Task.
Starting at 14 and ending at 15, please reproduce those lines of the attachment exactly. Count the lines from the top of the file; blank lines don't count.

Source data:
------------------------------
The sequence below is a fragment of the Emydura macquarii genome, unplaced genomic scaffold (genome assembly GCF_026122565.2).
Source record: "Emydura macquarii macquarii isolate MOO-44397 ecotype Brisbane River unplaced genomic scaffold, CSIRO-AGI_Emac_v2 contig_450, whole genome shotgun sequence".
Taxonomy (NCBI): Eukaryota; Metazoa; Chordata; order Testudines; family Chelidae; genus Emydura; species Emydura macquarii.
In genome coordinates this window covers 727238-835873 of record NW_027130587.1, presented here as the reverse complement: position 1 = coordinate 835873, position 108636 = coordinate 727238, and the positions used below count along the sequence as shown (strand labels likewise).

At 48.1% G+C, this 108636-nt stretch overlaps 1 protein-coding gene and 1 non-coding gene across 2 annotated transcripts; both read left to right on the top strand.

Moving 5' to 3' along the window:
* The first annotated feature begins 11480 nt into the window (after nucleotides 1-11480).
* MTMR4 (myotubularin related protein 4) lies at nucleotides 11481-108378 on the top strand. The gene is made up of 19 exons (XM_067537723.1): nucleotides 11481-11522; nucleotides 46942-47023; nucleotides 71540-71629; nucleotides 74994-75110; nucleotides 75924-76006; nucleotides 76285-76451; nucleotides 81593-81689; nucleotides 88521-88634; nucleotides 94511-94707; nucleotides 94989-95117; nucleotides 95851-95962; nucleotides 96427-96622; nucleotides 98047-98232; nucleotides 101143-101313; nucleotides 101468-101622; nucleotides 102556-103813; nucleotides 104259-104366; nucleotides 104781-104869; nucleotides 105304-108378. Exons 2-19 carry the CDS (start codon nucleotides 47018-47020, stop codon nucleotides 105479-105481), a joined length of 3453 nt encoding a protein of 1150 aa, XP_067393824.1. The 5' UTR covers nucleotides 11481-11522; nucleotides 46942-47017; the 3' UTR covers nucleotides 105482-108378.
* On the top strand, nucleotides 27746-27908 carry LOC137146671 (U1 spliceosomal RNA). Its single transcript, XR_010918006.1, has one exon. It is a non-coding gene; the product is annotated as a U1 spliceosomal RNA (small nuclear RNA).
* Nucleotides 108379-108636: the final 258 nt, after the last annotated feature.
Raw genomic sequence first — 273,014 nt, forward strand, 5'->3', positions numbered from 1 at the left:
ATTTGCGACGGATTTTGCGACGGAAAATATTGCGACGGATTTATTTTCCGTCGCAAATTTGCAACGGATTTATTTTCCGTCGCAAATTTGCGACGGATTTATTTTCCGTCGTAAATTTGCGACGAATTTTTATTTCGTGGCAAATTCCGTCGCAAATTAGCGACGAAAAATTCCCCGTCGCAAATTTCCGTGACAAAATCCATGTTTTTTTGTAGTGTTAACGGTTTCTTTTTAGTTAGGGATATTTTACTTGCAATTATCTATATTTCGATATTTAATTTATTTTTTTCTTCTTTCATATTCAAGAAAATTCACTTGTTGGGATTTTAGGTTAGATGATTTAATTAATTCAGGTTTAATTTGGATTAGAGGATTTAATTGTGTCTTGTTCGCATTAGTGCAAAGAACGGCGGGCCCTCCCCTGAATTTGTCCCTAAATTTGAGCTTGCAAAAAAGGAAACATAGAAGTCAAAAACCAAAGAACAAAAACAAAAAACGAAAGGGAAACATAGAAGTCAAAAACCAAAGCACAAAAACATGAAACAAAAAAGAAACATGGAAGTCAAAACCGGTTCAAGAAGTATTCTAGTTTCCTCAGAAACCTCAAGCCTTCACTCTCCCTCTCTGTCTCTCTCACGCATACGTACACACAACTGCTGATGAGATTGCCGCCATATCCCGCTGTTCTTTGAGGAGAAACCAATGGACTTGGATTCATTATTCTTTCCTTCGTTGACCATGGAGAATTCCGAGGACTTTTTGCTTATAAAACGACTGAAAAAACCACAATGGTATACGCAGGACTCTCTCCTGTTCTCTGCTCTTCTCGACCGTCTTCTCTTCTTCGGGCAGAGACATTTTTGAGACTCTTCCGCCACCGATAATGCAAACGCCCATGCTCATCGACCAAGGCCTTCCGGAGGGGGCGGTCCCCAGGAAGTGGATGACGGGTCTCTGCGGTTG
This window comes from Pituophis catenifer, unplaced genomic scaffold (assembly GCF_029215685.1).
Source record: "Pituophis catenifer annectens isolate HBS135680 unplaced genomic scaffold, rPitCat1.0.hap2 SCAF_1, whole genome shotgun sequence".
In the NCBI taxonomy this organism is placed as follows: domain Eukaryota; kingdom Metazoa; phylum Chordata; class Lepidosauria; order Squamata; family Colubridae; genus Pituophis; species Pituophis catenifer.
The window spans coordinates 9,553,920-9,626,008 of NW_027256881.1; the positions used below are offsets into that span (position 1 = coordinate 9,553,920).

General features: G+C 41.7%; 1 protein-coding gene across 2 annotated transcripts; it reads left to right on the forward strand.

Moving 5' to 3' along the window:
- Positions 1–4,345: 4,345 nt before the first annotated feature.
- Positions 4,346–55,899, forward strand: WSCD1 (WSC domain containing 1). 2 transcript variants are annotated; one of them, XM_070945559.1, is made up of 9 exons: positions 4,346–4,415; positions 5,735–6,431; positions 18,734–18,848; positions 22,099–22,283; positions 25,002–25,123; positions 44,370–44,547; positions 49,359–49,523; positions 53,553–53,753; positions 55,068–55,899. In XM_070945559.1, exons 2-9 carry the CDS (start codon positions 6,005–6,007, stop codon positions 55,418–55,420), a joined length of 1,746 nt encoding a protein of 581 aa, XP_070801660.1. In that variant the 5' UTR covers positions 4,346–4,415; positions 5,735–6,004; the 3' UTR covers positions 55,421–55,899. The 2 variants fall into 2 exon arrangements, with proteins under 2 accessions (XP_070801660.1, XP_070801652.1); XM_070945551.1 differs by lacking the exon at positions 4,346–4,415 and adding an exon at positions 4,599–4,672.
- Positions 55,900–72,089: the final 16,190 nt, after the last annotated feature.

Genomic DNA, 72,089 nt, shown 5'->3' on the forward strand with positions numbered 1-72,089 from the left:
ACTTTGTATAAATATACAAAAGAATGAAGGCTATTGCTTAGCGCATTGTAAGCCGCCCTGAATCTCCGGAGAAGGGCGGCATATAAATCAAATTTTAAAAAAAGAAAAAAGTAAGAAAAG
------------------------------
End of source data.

Source record: "Pituophis catenifer annectens isolate HBS135680 unplaced genomic scaffold, rPitCat1.0.hap2 SCAF_1, whole genome shotgun sequence".
In the NCBI taxonomy this organism is placed as follows: domain Eukaryota; kingdom Metazoa; phylum Chordata; class Lepidosauria; order Squamata; family Colubridae; genus Pituophis; species Pituophis catenifer.